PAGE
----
And there we go!
Graydon Saunders — Under One Banner
Hey hey, it’s another Commonweal book! This is so deep into the previous events in the setting that I don’t see much point reviewing it as an independent object, so instead I’ll just say that it’s a solid Commonweal book ~if you’re into that sort of thing~ (AND I AM). A new main character dealing with different kinds of problems, and a move back into a more March North-style military milieu after the last two books’ wizard homeschool setup.
In terms of series-scope movement, this advances the slow-motion freakout about the Second Commonweal’s fairly dire situation vis-à-vis getting enough resources on-line to deal with a very likely existential threat (whose outline you still can’t quite make out over the horizon but whose kicked-up dust is starting to make a little bit of distant haze).
Anyway, I dig these, see prior reviews for more, and I’ll reiterate that these books are not at all cliffhangery and are a safe exception to your policy against starting a new unfinished open-ended fat fantasy series.
Graydon Saunders — The Human Dress
I enjoyed this quite a bit, but I don’t think I can give it a general recommendation! (Good thing everyone knows not to come here for general recommendations, lol.)
Anyway, this is a standalone, it is LONG, it is weird, it is frequently digressive, it has Norsemen and dinosaurs, and it is occasionally deliberately obnoxious for comedic purposes. It is intensely satisfying if you enjoy following down the implications of strange aspects of the way a fictional world works. The character writing is an odd mix of high melodrama and chilly stiff-upper-lip-ism. It's straight and horny in a way that was honestly kind of surprising given the at least moderately-queer sensibility of the Commonweal novels.
In short, there are plenty of reasons not to read this book, but it also gets a fair amount right that's not really possible to find anywhere else. I had plenty of fun with it, but (and I can't believe I'm saying this) I think I'd be more likely to recommend the Commonweal series to most of y'all.
I might have mentioned this before, but Saunders' writing style fits my particular brain really well — it has something to do with the amount of connections he leaves un-drawn, where a lot of the later action in a book depends on understanding something he never actually explicitly covered in the prior text. I realize that probably sounds like an obtuse pain in the ass to a lot of people, but it fulfills some innate need for interactivity that I seem to have, and I tend to read his books at binge speed. I feel like I had this with The Wire too, where it was like thank god, someone finally figured out how to distract me enough that I don't get bored during a TV show.
Evan Dahm — Vattu vol. 1: The Name and the Mark (comics)
An intense and vivid drama about a nomad child and an empire. I'm not wholly sure where this is going, yet.
This is part of the same universe as Rice Boy (I think it's called "Overside?"), but it isn't dreamlike or surreal in the way Rice Boy was; much more linear and mimetic. (Well, the interludes into the War Man's memories are fairly dreamlike, but it's clear that his experience of time and events is very different from Vattu's and the imperials'.)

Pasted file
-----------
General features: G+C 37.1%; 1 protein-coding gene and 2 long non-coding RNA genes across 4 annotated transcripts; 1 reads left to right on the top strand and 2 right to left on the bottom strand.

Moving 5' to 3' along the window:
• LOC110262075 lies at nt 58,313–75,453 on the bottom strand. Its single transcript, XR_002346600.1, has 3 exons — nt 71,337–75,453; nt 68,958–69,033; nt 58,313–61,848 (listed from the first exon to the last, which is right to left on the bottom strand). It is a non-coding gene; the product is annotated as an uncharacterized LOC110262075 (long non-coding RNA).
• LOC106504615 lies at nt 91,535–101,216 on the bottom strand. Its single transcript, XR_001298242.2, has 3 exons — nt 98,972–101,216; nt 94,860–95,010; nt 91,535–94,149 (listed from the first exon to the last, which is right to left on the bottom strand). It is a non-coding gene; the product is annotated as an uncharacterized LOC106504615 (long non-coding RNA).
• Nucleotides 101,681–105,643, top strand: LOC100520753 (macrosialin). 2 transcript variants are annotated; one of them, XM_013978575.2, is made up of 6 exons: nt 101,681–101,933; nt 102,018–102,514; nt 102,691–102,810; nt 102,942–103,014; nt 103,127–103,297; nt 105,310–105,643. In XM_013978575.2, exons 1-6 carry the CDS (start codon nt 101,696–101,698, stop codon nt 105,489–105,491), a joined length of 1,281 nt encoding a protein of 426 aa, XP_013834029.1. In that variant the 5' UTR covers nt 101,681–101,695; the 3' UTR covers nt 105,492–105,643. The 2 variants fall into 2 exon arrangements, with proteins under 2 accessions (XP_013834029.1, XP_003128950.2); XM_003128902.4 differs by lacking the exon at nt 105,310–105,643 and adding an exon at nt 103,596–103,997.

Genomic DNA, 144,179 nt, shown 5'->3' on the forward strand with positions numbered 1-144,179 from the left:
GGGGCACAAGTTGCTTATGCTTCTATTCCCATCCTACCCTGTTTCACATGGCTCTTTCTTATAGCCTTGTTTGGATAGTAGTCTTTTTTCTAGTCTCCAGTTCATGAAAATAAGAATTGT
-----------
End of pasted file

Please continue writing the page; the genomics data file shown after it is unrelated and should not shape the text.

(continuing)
Kohei Horikoshi — My Hero Academia vols. 1-3, 4-5, 6-7 (comics)
Dec 23, Dec 27, Jan 1
I was feeling that urge to read some fight comics, and this is the one everyone's been gaga about for the last couple years, so I decided to hit the library and see if it's good. It is!
It's really no surprise that this is popular, because the premise is straight-up "Harry Potter except superheroes instead of wizards." Right down to the outrageous character names! (Although that part's all Japanese, so it's not necessarily obvious in the translation.) And the execution is really solid; excellent art and cartooning, interesting subtle depths to a lot of the characters, unexpected interactions of powers, solid fight choreography/plotting, etc.
I feel like there are a lot of manga that are roughly this good, but what's got me hooked is basically All Might. What a weird and fascinating character.
Bonus Level: Fortune 499
This is a game about investing too much of your identity in a day job that you never actually decided to care about, but which somehow has taken over your life anyway because you accidentally went on autopilot three or four years ago and are just now waking up at the wheel. A topic near and dear to my heart! And I quite liked the graphics and music.
It's also got some surprisingly fun and challenging turn-based combat — the basic mechanic is a randomized rock/paper/scissors game, but you can manipulate fate to improve your chances (and even literally cheat, though that'll eventually get expensive), and there are a lot of weird variations on the rules that you end up having to deal with. In general the dungeons are more like puzzles than like the turn-based crawls I grew up with — there's no random encounters, and you often need a specific plan for each fight, based on clues in the dialogue and an assessment of, like, the office equipment on each floor.
I was about to say "this is a short game about etc. etc.," but then I realized my standards for game length are actually completely incoherent at this point and even I have no idea what I would mean by "a short game." Anyway it's a streamlined indie RPG with a beginning, middle, and end, it took me about six hours, and it costs like five bucks.